Lesser known interventions, some regionally prominent, some conducted by major powers, others by minor actors, were, by their frequency and quite possibly their impact, no less important. Among states, India arranged negotiations between the Sri Lankan government and rebel Tamils. Indonesia mediated among the countries of Indochina and between Vietnam and the United States regarding Cambodia. Algeria successfully mediated several hostage crises including the taking of U.S. embassy personnel in Iran. Both Saudia Arabia and the Soviet Union have mediated talks between Iraq and Turkey over water issues. Saudia Arabia and the Soviet Union mediated an agreement among Syria, Turkey, and Iraq to restore water flow to Iraq after Syria constructed a dam on the Euphrates River. Even Cuba, known for its military interventions in Africa, mediated in the Iran-Iraq war and has conducted talks between factions of the PLO. As for nonstate actors, in the Soviet Union, the popular fronts of Latvia, Lithuania, and Estonia established talks between Azerbaijan and Armenia. In Nicaragua, Cardinal Miguel Obando y Bravo mediated talks between the Sandinista government and U.S.-sponsored rebels while Mennonite officials mediated talks between the Sandinistas and the Moskito Indians. In El Salvador, the auxiliary bishop of San Salvador, Gregorio Rosa Chavez, served as a mediator in the first substantive negotiations to end the civil war there. Quakers have served as message carriers and conciliators in the India-Pakistan conflict, Northern Ireland, Zimbabwe, the Nigerian civil war (see chap. 9) and, most recently, the Sri Lankan civil war. Catholic Church officials mediated between the Polish Communist government and the Solidarity labor union. And in a rare instance of interstate mediation by the Vatican, Pope John Paul II intervened to avert a war between Argentina and Chile and then achieved a settlement through formal mediation at the Vatican (see chap. 8). Private individuals have also participated as intermediaries, often to facilitate official interactions. Journalist John Scali carried messages between the United States and the Soviet Union at the height of the Cuban missile crisis. Educator Brian Wedge interceded in the Dominican Republic after the U.S. invasion of 1965 to establish a dialogue and break a stalemate between the competing sides. Academics like John Burton and Herbert Kelman have facilitated talks among leaders of Cyprus, Israel, the PLO, Argentina, and Great Britain. Most recently, former U.S. President Jimmy Carter held talks between the Ethiopian government and Eritrean rebels.
Although the level of success and impact varies considerably in these cases, the fact is that intermediaries are ubiquitous actors in the management of modern international conflicts. A number of studies suggest the extent. In ten disputes in Latin America from 1925 to 1945, 35 countries served as intermediaries; and after 1945, in just 13 disputes there were 63 mediation attempts. In 77 major conflicts between 1919 and 1965, 49 involved mediators, and in a different study researchers found that 255 of 310 conflicts between 1945 and 1974 had some form of official mediation (by a regional or international organization). Although definitions of "mediation" may vary, intermediaries clearly are prevalent in modern international conflict. This is even more true when unofficial and behind-the-scenes intermediaries are added to the picture.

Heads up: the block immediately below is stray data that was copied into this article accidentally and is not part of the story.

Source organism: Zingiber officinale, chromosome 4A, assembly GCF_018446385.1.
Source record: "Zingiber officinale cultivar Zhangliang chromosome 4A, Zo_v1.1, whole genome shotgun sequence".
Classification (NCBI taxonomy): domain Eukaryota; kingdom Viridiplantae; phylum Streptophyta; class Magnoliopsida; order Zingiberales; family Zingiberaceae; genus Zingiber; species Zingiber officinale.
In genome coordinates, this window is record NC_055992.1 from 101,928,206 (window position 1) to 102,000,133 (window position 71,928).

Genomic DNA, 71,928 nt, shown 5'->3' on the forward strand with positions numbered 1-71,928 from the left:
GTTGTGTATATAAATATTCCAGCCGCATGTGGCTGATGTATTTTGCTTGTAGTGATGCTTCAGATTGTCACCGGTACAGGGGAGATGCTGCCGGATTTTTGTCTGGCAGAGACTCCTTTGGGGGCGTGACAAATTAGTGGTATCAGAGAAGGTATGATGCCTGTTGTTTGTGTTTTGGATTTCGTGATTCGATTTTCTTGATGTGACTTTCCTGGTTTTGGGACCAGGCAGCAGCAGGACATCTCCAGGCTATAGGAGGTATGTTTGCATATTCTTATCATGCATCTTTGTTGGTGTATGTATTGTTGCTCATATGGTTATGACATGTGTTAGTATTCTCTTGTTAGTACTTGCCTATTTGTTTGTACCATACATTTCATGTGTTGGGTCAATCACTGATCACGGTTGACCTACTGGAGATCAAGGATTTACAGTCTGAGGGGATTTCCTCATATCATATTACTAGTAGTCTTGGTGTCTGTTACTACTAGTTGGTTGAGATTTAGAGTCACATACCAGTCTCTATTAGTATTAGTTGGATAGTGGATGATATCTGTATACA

Intermediaries are not unique to twentieth-century diplomacy, of course. The practice can be traced back to the earliest times. Until the nineteenth century, mediation was an informal process often crossing over into arbitration when practiced by monarchs and popes. In the Congress of Vienna of 1815 and the Congress of Paris of 1856, compulsory mediation was legally introduced to impose the duty of collective intervention by the great powers. Mediation was also provided for in nineteenth-century treaties between greater and lesser powers, often between a European power and a lesser state of Asia. In practice, mediators intervened to prevent a disruption of the balance of power or to restore a balance. Conducted by great powers or by concerts of powers in conferences or congresses, mediation, consequently, was another form of coercive intervention, one in which interested parties were sometimes excluded.